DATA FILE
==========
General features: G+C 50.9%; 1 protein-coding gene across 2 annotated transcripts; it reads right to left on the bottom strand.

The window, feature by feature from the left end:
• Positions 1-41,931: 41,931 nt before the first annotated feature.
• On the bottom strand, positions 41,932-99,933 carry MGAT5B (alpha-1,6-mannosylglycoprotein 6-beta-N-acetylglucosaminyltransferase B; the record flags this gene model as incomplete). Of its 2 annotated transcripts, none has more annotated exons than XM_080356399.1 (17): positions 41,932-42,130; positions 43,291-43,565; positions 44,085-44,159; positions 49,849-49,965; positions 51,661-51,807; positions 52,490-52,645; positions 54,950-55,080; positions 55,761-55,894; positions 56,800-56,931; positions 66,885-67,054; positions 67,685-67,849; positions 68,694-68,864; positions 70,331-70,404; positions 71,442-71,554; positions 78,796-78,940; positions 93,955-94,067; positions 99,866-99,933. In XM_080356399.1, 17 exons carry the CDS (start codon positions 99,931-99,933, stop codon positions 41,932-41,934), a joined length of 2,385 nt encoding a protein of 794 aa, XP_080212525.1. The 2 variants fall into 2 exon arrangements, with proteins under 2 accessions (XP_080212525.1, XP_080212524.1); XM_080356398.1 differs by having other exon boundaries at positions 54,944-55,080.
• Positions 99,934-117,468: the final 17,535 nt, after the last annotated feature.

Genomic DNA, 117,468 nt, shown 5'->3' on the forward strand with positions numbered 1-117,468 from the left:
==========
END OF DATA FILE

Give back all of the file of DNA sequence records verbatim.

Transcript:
General features: G+C 50.9%; 1 protein-coding gene across 2 annotated transcripts; it reads right to left on the bottom strand.

The window, feature by feature from the left end:
• Positions 1-41,931: 41,931 nt before the first annotated feature.
• On the bottom strand, positions 41,932-99,933 carry MGAT5B (alpha-1,6-mannosylglycoprotein 6-beta-N-acetylglucosaminyltransferase B; the record flags this gene model as incomplete). Of its 2 annotated transcripts, none has more annotated exons than XM_080356399.1 (17): positions 41,932-42,130; positions 43,291-43,565; positions 44,085-44,159; positions 49,849-49,965; positions 51,661-51,807; positions 52,490-52,645; positions 54,950-55,080; positions 55,761-55,894; positions 56,800-56,931; positions 66,885-67,054; positions 67,685-67,849; positions 68,694-68,864; positions 70,331-70,404; positions 71,442-71,554; positions 78,796-78,940; positions 93,955-94,067; positions 99,866-99,933. In XM_080356399.1, 17 exons carry the CDS (start codon positions 99,931-99,933, stop codon positions 41,932-41,934), a joined length of 2,385 nt encoding a protein of 794 aa, XP_080212525.1. The 2 variants fall into 2 exon arrangements, with proteins under 2 accessions (XP_080212525.1, XP_080212524.1); XM_080356398.1 differs by having other exon boundaries at positions 54,944-55,080.
• Positions 99,934-117,468: the final 17,535 nt, after the last annotated feature.

Genomic DNA, 117,468 nt, shown 5'->3' on the forward strand with positions numbered 1-117,468 from the left: